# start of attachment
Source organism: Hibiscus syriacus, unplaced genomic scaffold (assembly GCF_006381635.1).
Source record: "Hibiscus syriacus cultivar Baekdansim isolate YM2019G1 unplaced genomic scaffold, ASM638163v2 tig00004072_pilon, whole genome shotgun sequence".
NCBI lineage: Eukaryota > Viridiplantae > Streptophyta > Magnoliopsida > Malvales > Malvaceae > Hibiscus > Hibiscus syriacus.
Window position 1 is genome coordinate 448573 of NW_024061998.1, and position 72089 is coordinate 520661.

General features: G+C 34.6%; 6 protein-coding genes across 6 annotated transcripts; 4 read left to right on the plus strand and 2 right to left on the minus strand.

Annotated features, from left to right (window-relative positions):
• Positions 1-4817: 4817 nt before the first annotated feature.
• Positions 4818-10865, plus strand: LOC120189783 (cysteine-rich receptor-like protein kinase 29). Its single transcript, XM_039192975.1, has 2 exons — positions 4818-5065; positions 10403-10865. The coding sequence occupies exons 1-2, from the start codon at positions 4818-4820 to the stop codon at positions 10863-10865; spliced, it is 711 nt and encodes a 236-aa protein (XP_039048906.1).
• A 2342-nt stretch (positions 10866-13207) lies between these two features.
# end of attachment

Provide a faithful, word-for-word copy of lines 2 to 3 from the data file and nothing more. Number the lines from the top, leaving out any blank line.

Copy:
Source record: "Hibiscus syriacus cultivar Baekdansim isolate YM2019G1 unplaced genomic scaffold, ASM638163v2 tig00004072_pilon, whole genome shotgun sequence".
NCBI lineage: Eukaryota > Viridiplantae > Streptophyta > Magnoliopsida > Malvales > Malvaceae > Hibiscus > Hibiscus syriacus.